Date of Paper/Work


Degree Name

Doctor of Education in Leadership (Ed.D.)

Type of Paper/Work



Robert Brown; Jeanne Mortinson; Sharon Radd


Over the past several decades, many reform models have been employed in school settings that attempt to improve student academic achievement. The results of the program implementation are often reported in a strictly quantitative manner, as higher or lower standardized test scores. This research project focused on one such reform model’s implementation, but studied the results in a broader, more qualitative context, examining the impact of the program on the larger school community -administrators, teachers, parents, and students, as well as on quantitatively measureable student outcomes, test scores. The case study approach, a widely accepted qualitative research methodology, was selected as the most effective means of analyzing the effects of the program for various stakeholders. The program researched was the Success for All reading program implemented at an urban public school, Roosevelt Elementary, in St. Paul, Minnesota. Data analyzed included audio-taped interviews; observations of subjects; school district information; Minnesota Comprehensive Assessment (MCA) and Success for All Foundation records. All participation in the study was voluntary. Findings were developed relating to themes of trust, standardization of learning, creativity/flexibility, success/pride, accountability, resistance, and abandonment. Implications for educational leadership and both general and targeted recommendations were identified.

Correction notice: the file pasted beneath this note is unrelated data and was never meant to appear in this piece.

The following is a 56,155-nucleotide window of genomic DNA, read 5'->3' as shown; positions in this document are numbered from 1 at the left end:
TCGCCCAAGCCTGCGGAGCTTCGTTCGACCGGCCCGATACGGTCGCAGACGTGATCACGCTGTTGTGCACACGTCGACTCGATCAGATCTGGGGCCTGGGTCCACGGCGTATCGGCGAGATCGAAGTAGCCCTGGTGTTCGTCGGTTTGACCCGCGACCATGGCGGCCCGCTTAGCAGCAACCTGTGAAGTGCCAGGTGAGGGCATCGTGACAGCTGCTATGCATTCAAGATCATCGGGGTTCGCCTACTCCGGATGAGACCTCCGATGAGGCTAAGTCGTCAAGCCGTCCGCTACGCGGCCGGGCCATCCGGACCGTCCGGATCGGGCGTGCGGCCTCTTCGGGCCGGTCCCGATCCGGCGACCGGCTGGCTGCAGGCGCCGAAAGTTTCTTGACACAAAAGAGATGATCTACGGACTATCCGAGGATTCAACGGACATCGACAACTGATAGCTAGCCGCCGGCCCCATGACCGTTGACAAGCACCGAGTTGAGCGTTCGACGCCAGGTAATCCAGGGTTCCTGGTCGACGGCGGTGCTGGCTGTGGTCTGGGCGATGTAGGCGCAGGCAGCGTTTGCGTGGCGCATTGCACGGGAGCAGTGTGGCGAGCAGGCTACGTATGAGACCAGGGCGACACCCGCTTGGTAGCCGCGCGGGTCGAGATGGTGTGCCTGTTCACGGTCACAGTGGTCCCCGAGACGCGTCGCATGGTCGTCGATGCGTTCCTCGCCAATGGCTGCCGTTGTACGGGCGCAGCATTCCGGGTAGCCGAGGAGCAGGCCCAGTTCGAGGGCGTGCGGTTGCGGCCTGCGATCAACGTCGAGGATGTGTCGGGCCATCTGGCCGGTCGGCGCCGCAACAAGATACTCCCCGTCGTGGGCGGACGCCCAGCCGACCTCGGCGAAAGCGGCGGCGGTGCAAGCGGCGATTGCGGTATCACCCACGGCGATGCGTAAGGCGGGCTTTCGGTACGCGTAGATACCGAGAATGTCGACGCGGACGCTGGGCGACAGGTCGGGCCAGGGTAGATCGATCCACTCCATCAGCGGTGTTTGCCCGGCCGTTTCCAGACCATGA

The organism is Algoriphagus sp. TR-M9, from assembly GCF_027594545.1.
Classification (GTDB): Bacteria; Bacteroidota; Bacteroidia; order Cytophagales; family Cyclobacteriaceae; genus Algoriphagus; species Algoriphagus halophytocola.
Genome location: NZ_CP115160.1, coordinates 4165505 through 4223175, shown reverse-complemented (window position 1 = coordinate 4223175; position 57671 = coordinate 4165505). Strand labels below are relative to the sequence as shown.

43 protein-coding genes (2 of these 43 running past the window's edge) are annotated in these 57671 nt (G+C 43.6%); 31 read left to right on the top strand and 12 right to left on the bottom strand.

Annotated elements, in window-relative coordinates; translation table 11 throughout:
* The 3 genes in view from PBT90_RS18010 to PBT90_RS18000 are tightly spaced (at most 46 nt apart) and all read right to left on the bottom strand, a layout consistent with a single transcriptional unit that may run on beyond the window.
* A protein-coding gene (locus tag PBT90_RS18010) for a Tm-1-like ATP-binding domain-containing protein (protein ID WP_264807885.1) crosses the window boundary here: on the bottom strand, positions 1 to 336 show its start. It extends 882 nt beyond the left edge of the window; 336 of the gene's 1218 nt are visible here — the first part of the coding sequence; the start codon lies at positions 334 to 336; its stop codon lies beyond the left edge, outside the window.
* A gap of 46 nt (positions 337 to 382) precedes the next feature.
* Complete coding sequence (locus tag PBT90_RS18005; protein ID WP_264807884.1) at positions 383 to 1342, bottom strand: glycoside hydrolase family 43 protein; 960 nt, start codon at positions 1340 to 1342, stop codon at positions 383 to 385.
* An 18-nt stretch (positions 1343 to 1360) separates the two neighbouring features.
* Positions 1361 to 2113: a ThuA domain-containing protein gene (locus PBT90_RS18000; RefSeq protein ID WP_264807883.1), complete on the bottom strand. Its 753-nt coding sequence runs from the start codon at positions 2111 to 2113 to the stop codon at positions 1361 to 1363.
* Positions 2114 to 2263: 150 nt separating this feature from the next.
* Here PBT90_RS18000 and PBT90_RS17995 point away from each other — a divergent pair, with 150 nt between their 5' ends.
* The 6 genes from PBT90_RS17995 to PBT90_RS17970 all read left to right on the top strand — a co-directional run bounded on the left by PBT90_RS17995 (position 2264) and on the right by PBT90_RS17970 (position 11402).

Success for all, reform, trust, standardization of learning, creativity/flexibility, success/pride

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Creative Commons Attribution 4.0 License
This work is licensed under a Creative Commons Attribution 4.0 License.

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